Getting a good night's sleep means more than you probably think.
"I would say the importance of sleep is definitely underestimated by the general public," said Dr. Sandhya Kumar, assistant professor of neurology at Wake Forest Baptist Medical Center and medical director of its Sleep Center. "Some people may say all they need is five hours of sleep and if they're getting that they're good to go, but what they're not realizing is that they're probably not functioning at their fullest potential."
Sleep is much more than simple rest. The brain and body don't shut down during sleep; rather, they perform important tasks that promote both mental and physical health, such as producing hormones that help repair cells and fight off illness. Proper sleep contributes significantly to feeling better and functioning better when awake.
And "beauty sleep" is no mere myth: A 2011 Swedish study found that "sleep-deprived people appear less healthy, less attractive and more tired compared with when they are well rested."
Conversely, according to volumes of research, inadequate sleep can cause people to be irritable, have slower response times, make unwise decisions, have trouble with relationships, perform poorly at work or school and become depressed more easily, not to mention increasing the risk for high blood pressure, heart disease, diabetes, obesity, cognitive difficulties and other medical problems.
In fact, the federal Centers for Disease Control and Prevention, citing societal factors such as round-the-clock access to technology and the incidence of disorders such as insomnia and sleep apnea, has called insufficient sleep a public health epidemic.
The amount of sleep a person needs depends on his or her age. Generally, newborns require 16 to 18 hours nightly, preschoolers 11 to 12 hours, school-age children and teenagers at least 10 hours and adults (including seniors) between seven and eight hours.
"There are some individuals, whom we call 'short sleepers,' who probably will do OK with maybe only six hours, and at the other extreme there are 'long sleepers,' who require nine or 10 hours, but the percentage of these extremes are very small," Kumar said. "Most of us, after adolescence, really need seven or eight hours of sleep, and on a regular basis." But it's not just the amount of time spent sleeping that counts. There's a quality factor, too.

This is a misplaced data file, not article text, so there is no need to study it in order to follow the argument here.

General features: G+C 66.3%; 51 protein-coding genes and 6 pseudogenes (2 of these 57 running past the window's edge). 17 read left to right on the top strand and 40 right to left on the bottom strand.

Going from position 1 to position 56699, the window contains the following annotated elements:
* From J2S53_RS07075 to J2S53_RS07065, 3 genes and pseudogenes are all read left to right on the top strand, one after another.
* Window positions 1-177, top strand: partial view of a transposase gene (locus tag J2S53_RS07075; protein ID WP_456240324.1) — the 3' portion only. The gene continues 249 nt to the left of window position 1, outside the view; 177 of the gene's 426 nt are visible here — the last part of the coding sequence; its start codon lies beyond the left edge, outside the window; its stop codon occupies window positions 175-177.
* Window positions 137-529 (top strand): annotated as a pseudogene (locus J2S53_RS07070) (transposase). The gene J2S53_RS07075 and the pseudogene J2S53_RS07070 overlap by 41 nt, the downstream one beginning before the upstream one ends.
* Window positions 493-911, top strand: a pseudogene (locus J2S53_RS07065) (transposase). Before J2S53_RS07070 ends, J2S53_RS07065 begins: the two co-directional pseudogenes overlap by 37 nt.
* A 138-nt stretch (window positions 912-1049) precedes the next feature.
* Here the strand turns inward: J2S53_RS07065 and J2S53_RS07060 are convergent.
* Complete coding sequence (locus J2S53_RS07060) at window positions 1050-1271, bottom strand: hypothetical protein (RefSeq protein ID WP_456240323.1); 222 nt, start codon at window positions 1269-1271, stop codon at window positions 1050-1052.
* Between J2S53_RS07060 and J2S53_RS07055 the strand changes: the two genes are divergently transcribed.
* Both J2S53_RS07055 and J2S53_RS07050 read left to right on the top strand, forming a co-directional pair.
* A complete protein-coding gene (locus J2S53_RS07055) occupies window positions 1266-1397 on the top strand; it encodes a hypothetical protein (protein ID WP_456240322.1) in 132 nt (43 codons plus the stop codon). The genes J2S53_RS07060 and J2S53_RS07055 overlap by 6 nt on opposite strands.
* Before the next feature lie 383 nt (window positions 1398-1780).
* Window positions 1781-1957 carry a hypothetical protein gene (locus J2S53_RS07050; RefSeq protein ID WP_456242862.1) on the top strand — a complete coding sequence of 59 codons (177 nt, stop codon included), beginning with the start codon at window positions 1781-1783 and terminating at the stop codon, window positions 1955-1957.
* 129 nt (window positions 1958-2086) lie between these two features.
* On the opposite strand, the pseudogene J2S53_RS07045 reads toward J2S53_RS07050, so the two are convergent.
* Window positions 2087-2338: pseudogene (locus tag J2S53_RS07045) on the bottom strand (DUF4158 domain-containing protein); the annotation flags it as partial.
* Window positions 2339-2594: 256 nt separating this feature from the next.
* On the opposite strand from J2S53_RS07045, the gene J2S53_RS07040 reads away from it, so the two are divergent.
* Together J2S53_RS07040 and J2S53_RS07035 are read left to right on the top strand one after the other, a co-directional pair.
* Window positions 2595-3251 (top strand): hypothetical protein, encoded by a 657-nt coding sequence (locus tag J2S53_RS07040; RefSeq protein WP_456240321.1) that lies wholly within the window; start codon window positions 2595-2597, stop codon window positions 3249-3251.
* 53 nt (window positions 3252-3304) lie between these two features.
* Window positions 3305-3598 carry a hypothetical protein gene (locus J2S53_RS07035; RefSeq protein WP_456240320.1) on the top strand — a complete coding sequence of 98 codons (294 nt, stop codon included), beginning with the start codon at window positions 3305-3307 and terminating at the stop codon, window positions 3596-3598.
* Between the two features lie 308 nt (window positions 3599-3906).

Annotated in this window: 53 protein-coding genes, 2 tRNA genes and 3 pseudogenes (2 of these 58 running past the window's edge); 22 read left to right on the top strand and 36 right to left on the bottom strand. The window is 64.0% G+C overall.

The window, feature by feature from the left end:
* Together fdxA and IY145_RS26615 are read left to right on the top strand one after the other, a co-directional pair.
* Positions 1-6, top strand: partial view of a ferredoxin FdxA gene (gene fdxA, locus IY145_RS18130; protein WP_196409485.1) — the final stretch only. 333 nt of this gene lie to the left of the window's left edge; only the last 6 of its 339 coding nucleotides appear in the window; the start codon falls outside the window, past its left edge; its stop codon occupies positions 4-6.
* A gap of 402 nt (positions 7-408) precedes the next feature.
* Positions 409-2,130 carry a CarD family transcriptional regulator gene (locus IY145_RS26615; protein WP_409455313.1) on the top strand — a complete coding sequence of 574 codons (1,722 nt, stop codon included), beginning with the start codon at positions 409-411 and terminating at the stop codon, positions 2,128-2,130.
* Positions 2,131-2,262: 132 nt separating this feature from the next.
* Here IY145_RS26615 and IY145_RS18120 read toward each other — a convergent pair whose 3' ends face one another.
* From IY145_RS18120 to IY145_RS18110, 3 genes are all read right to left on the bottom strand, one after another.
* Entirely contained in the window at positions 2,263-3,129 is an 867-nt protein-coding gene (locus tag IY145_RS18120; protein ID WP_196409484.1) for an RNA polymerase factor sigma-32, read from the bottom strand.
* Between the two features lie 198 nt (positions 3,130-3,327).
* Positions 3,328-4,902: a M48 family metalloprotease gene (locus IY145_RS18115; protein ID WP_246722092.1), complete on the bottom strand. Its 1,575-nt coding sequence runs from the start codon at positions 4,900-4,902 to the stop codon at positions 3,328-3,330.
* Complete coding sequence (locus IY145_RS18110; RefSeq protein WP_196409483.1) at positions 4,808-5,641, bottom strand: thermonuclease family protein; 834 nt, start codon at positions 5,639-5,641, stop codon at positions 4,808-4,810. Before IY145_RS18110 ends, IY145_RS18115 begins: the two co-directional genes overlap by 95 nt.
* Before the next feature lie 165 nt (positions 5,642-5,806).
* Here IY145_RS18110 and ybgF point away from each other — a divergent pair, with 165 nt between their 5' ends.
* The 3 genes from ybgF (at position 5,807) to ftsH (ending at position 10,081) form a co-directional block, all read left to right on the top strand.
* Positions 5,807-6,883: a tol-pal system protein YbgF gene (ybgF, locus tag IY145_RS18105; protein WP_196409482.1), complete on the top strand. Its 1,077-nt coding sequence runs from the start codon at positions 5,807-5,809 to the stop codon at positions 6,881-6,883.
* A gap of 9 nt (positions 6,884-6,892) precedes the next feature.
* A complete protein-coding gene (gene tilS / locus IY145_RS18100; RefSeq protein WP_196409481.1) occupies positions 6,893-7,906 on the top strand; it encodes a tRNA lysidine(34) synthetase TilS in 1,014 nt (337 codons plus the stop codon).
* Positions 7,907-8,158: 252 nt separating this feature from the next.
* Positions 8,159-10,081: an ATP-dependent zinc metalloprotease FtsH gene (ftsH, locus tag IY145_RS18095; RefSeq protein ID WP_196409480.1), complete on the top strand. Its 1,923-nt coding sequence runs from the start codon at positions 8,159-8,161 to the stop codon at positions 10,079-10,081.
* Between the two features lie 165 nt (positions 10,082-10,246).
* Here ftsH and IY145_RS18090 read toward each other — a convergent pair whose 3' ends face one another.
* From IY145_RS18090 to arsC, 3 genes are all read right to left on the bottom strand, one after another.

"There are people who, for example, say that they can drink coffee and don't have trouble sleeping, but that's not true," Kumar said. "They may not have trouble falling asleep but the quality of their sleep is not what they need. They don't have the deep sleep that is the most restful, or they have trouble waking up."
The same is true with alcohol, Kumar said. "Having a drink before going to bed may help you fall asleep but the quality of sleep isn't good, so you're probably not going to feel rested at all the next day," she said.
The first thing anyone who has, or thinks they may have, a sleeping problem should do, Kumar said, is examine their habits to see if they're following proper sleep hygiene. The easiest way to do this is on the Internet, where a number of authoritative sites -- Kumar recommends www.yoursleep.aasmnet.org, an American Academy of Sleep Medicine site -- offer advice on ways to get a good night's rest.
But what if following the tips -- allowing sufficient time for sleep, going to bed and waking up the same time every day, removing distractions from the bedroom -- doesn't help? The next step, Kumar said, should be to see a doctor, either a primary care physician or a sleep specialist, because many sleeping problems are caused by other health or medical issues. Insomnia, for example, can be a reaction to a prescription drug, while restless leg syndrome is linked to iron deficiency.
"In most cases a primary care physician should be able to evaluate the symptoms and determine what is causing the sleeping problem and then prescribe a treatment," she said. But that treatment shouldn't necessarily include sleeping pills, Kumar noted.
"Prescription sleep aids can be helpful in the short term; they can help with initiating and maintaining sleep," she said. "But taking a sleep aid and not doing anything else doesn't help over the long term. It's important to find the cause of the problem, not rely on a sleep aid alone."
Sleep specialists are equipped to deal with both ordinary, relatively minor problems and less common, more serious cases because of their specific training, familiarity with the various disorders and access to advanced diagnostic techniques, including sleep studies -- overnight sessions during which a person's brain activity, eye movements, heart rate, blood pressure, breathing rate, air flow and other markers are recorded for analysis.
Regardless of its nature, any sleeping problem that lasts more than a few nights shouldn't be ignored, Kumar advised.
"Even a relatively short-term difficulty with sleeping can develop into a chronic problem if not addressed, and not sleeping properly can have many other health consequences," she said. "If you think about it, we spend about a third of our lives doing it, so sleeping is extremely important."
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